Observations of $^{\bf 3}$He$^{\bf +}$ Emission in the Milky Way

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Session 92 -- Dust and Gas in the ISM
Oral presentation, Friday, January 14, 10:15-11:45, Salon VI Room (Crystal Gateway)

[92.02] Observations of $^{\bf 3}$He$^{\bf +}$ Emission in the Milky Way

T.M.Bania, D.S.Balser (Boston Univ.), R.T.Rood (Univ. of Virginia)

The only practical way to measure the cosmic abundance of $^{3}$He is via observations of the hyperfine transition of $^{3}$He$^+$ at 8.665 GHz (3.46 cm). We summarize the present status of our emission line observations of $^{3}$He$^+$ in galactic H\thinspace II regions and planetary nebulae. In addition to obtaining $^{3}$He$^+$ spectra we have simultaneously measured various recombination line transitions to use as input for our source models and to test radiometer performance. For all practical purposes our spectra of the $91\alpha$ ($\Delta N = 1$), $114\beta$ ($\Delta N = 2$), and $130\gamma$ ($\Delta N = 3$) transitions are noiseless.

Also descibed are the techniques we have been forced to develop to achieve the precision we require in the measurement of the $^{3}$He$^+$ line parameters. Over a decade of experimental tests definitively show that significant instrumental frequency structure exists in spectral baselines and results from a complex combination of effects. We have determined that the limiting factor on the accuracy of our spectra is now the imprecision inherent in modeling the instrumental spectral baselines produced by standing waves caused by both stray and direct radiation. We now find that the complexity of baseline models is compromised by real spectral features limiting the spectral regions available for determining the baseline model fits. For some sources the signal-to-noise ratio of our spectra is now so good that very high order recombination transitions (e.g. , the $H213\xi$ [$\Delta N = 14$] recombination line) produce real frequency structure that must be excluded from the baseline fitting region.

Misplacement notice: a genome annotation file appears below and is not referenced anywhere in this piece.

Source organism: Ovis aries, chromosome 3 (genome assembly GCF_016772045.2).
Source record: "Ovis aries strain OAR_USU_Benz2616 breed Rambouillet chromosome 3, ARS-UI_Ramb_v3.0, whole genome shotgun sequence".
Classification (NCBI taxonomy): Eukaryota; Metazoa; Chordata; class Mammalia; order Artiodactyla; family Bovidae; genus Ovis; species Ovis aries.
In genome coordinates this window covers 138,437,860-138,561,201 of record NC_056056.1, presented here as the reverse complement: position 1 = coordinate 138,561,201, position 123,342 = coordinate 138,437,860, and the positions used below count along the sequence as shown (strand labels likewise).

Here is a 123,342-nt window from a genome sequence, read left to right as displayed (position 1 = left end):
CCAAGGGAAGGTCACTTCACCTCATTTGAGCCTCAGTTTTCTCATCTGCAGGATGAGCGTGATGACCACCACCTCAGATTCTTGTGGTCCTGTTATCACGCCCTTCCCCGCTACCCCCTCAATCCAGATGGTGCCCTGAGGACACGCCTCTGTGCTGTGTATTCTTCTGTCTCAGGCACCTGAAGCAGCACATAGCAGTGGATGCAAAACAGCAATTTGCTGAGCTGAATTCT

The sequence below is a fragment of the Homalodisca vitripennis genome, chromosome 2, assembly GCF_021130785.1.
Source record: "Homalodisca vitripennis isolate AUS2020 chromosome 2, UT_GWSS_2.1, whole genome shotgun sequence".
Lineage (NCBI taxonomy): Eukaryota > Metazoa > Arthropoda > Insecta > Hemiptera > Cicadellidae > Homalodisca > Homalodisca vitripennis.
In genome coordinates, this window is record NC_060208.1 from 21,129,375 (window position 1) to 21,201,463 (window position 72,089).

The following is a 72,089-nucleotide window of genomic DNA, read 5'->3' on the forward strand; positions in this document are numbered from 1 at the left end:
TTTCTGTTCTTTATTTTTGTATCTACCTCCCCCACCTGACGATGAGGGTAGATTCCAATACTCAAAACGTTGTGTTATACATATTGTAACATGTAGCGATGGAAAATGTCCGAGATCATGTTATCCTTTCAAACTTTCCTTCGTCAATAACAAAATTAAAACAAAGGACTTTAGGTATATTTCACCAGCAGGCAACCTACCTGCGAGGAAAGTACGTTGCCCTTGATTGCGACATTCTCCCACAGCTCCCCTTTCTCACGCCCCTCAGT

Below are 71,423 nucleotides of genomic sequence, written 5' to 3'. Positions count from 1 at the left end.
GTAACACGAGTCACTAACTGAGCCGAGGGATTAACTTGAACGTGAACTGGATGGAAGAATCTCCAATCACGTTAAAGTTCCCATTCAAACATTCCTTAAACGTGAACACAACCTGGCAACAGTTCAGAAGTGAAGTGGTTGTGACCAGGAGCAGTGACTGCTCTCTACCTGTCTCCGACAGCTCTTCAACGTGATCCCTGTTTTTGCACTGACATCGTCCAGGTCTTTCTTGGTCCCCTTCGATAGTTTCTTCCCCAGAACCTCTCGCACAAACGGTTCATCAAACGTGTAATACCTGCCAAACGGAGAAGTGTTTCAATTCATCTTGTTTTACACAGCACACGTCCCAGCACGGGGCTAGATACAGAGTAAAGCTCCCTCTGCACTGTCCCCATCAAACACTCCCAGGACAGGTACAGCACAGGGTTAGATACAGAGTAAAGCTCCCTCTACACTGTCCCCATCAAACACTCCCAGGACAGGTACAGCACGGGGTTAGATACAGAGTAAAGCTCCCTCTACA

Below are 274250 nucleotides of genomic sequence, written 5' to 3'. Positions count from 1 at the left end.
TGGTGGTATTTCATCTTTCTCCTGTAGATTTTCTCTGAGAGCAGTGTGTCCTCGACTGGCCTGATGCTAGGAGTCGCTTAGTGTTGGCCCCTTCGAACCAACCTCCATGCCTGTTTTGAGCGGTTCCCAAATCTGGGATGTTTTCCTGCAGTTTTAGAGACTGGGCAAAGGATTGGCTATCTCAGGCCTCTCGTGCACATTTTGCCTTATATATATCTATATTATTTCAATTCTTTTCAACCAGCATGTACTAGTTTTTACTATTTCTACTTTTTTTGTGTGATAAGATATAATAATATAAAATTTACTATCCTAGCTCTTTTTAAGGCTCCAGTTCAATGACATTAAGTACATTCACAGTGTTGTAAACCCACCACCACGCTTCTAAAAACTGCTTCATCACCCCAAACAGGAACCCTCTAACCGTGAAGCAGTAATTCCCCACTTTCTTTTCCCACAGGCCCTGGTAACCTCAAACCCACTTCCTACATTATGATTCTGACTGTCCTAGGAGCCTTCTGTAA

Despite these observational challenges, in some H\thinspace II regions we have measured the $^{3}$He$^+$ line to high enough precision that the line parameters are no longer the limiting factor in the accuracy of the abundance determinations. The details of improved source models and the $^{3}$He abundances derived from these models are reported by Balser et al. at this meeting. Also at this meeting Rood et al. discuss the astrophysical implications of these $^{3}$He abundances.

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